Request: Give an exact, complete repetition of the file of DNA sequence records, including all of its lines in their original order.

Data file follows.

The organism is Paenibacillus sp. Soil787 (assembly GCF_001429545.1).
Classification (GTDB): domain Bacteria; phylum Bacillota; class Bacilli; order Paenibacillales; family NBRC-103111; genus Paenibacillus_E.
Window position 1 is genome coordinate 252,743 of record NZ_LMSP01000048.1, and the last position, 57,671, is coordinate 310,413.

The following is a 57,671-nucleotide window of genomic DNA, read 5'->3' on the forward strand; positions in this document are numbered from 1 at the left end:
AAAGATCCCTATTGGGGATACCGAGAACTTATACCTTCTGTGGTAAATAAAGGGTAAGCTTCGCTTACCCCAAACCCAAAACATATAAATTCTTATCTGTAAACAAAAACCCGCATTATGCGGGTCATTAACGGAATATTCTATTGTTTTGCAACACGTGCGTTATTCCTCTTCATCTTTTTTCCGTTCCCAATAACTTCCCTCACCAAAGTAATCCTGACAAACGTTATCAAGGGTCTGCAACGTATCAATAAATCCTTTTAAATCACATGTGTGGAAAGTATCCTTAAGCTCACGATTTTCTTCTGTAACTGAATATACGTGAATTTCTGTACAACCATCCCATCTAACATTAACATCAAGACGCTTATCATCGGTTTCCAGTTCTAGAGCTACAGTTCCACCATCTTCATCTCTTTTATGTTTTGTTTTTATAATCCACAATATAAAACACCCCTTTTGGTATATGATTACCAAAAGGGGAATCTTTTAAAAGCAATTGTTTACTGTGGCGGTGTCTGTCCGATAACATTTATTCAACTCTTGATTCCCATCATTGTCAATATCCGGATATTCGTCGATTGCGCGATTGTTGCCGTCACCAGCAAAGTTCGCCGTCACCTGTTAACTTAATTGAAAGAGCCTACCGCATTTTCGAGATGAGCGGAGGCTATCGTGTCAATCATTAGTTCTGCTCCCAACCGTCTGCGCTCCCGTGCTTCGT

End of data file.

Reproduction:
The organism is Paenibacillus sp. Soil787 (assembly GCF_001429545.1).
Classification (GTDB): domain Bacteria; phylum Bacillota; class Bacilli; order Paenibacillales; family NBRC-103111; genus Paenibacillus_E.
Window position 1 is genome coordinate 252,743 of record NZ_LMSP01000048.1, and the last position, 57,671, is coordinate 310,413.

The following is a 57,671-nucleotide window of genomic DNA, read 5'->3' on the forward strand; positions in this document are numbered from 1 at the left end:
AAAGATCCCTATTGGGGATACCGAGAACTTATACCTTCTGTGGTAAATAAAGGGTAAGCTTCGCTTACCCCAAACCCAAAACATATAAATTCTTATCTGTAAACAAAAACCCGCATTATGCGGGTCATTAACGGAATATTCTATTGTTTTGCAACACGTGCGTTATTCCTCTTCATCTTTTTTCCGTTCCCAATAACTTCCCTCACCAAAGTAATCCTGACAAACGTTATCAAGGGTCTGCAACGTATCAATAAATCCTTTTAAATCACATGTGTGGAAAGTATCCTTAAGCTCACGATTTTCTTCTGTAACTGAATATACGTGAATTTCTGTACAACCATCCCATCTAACATTAACATCAAGACGCTTATCATCGGTTTCCAGTTCTAGAGCTACAGTTCCACCATCTTCATCTCTTTTATGTTTTGTTTTTATAATCCACAATATAAAACACCCCTTTTGGTATATGATTACCAAAAGGGGAATCTTTTAAAAGCAATTGTTTACTGTGGCGGTGTCTGTCCGATAACATTTATTCAACTCTTGATTCCCATCATTGTCAATATCCGGATATTCGTCGATTGCGCGATTGTTGCCGTCACCAGCAAAGTTCGCCGTCACCTGTTAACTTAATTGAAAGAGCCTACCGCATTTTCGAGATGAGCGGAGGCTATCGTGTCAATCATTAGTTCTGCTCCCAACCGTCTGCGCTCCCGTGCTTCGT